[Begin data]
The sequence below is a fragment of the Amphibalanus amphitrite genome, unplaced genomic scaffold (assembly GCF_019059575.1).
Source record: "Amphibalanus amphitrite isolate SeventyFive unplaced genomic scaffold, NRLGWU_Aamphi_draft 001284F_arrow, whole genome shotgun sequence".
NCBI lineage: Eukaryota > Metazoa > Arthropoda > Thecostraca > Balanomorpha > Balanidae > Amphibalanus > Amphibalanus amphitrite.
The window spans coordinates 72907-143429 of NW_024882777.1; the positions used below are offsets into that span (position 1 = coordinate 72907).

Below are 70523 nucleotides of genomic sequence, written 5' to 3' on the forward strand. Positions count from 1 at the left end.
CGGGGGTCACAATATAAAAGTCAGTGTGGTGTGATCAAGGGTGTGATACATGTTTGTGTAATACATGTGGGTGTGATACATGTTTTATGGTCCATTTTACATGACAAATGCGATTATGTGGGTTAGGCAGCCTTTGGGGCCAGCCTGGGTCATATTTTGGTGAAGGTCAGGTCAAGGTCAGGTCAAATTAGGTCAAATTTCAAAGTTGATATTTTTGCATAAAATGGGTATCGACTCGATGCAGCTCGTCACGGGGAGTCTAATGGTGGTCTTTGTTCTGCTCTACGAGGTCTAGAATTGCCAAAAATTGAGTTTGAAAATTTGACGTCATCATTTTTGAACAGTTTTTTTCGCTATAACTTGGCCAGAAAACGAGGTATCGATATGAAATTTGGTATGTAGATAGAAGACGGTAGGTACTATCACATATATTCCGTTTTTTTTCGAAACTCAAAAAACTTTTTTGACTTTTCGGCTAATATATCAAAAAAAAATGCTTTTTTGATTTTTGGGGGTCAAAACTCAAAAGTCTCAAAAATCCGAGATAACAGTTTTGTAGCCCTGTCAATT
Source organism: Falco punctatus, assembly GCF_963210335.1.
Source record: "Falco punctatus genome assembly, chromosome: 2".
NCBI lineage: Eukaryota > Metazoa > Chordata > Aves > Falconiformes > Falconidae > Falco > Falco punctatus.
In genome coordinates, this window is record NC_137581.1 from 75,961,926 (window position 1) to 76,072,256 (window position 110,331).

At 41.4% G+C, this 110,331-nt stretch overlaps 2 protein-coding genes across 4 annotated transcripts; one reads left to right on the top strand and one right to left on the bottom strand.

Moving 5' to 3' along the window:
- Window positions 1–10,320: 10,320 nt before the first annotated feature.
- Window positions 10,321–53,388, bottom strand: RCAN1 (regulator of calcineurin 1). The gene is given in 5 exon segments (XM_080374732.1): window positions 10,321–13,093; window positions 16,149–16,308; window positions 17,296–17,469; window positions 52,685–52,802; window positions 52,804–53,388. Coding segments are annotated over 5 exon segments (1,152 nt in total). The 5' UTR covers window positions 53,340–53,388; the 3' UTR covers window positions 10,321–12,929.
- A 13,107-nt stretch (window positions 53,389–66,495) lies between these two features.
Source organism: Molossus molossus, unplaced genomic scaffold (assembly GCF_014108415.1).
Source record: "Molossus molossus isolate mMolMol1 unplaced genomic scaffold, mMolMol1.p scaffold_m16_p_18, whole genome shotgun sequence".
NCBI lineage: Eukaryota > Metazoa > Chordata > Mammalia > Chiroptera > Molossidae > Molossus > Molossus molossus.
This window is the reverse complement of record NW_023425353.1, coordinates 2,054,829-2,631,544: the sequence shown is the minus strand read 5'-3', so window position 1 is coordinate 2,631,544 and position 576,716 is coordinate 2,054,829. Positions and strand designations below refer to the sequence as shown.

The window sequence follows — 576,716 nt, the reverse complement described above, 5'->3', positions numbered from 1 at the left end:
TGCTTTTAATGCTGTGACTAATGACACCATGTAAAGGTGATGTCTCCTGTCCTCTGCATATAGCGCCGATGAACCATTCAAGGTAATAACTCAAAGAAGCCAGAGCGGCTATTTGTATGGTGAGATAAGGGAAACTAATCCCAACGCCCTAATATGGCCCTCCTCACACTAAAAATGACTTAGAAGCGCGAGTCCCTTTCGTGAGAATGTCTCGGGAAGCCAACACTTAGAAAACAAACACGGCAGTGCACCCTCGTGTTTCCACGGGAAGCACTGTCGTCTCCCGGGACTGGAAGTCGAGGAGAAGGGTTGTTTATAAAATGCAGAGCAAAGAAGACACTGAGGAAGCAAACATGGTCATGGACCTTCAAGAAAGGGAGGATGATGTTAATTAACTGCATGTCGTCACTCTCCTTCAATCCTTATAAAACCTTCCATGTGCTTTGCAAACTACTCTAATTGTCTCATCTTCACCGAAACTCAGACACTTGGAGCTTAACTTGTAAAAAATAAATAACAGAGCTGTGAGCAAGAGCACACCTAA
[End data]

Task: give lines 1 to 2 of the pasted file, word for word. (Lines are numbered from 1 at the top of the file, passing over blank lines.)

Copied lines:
The sequence below is a fragment of the Amphibalanus amphitrite genome, unplaced genomic scaffold (assembly GCF_019059575.1).
Source record: "Amphibalanus amphitrite isolate SeventyFive unplaced genomic scaffold, NRLGWU_Aamphi_draft 001284F_arrow, whole genome shotgun sequence".